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To convert pOH to pH, subtract it from 14. According to my professor's handout the pH is determined by the excess of hydroxide--is this wrong? Sciencing Video Vault. Determine whether the analyte the chemical dissolved in the solution and the titrant the chemical added to neutralize the solute are strong acids or bases.
Post as a guest Name. No matter which method is used, some error is introduced, so the concentration value is close to the true value, but not exact.
Sourav Suman Sourav Suman 11 1 5. The problem might give you the amount of titrant needed to reach equivalence the point where all the solute has been neutralized and ask you to find the pH at equivalence and the concentration of the original solution, or it might give you the concentration of both titrant and solute then ask you to find the pH at each stage of the reaction.Strong Acid Strong Base Titration Problems with pH Calculations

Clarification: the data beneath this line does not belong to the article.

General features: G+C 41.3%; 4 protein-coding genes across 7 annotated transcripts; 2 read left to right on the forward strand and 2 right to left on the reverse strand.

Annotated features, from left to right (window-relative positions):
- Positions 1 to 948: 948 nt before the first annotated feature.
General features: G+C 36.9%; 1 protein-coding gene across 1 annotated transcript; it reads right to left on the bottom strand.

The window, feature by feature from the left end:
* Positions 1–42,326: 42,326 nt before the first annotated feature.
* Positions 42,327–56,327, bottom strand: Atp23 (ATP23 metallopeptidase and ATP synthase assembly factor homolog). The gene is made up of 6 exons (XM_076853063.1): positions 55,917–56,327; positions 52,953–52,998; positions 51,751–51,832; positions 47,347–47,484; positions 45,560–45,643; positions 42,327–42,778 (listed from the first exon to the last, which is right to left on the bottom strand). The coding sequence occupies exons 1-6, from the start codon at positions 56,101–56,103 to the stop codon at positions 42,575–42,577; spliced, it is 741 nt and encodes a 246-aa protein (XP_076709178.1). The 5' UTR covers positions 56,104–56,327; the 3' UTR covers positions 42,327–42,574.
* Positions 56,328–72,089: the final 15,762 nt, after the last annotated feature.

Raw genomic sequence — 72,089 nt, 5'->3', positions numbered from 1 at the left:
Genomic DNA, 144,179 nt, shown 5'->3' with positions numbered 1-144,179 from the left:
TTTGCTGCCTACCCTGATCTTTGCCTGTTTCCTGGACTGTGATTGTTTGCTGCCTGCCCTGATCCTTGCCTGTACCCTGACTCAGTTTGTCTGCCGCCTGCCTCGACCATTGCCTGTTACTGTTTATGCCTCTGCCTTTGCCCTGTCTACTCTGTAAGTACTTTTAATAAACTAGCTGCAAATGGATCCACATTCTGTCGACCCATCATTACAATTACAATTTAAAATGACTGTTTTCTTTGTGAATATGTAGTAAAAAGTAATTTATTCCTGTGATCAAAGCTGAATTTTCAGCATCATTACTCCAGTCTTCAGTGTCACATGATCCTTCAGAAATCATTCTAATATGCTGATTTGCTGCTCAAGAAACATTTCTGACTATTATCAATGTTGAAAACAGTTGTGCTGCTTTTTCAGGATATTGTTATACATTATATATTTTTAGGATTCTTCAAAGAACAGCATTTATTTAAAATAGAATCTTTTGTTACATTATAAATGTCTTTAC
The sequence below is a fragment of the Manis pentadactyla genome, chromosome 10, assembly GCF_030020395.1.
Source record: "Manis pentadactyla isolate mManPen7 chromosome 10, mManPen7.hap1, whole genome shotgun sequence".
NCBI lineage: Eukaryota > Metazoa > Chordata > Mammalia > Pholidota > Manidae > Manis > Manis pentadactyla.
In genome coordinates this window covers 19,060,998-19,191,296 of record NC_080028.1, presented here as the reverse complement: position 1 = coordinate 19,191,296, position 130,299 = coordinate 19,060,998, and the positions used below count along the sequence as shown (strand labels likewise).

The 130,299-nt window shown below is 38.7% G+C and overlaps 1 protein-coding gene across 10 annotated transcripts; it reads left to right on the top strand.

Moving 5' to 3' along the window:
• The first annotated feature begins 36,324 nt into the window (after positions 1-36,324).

Use the data you've been given to calculate pH at each step of the reaction if the problem asks you to do so if not, skip this step and proceed to Step 6. Divide the number of moles of analyte by original volume of analyte to find the analyte concentration.
Each type of problem will require a different strategy. How to solve titration problem?
Titration problems with acids and bases are common assignments on homework and tests in chemistry class. Tip This procedure assumes a 1-to-1 ratio between acid and base in the neutralization reaction -- which is typically the kind of problem you'll see on a general chemistry quiz. There are different methods used to determine the equivalence point of a titration.
Find the pH at equivalence if the problem asks you to do so. Home Questions Tags Users Unanswered. Sign up using Facebook. Find the original concentration of the analyte if the problem asks you to do so. Usually, the error here is to go past the equivalence point, giving a concentration value that is too high.
Then convert from pOH to pH by subtracting from 14.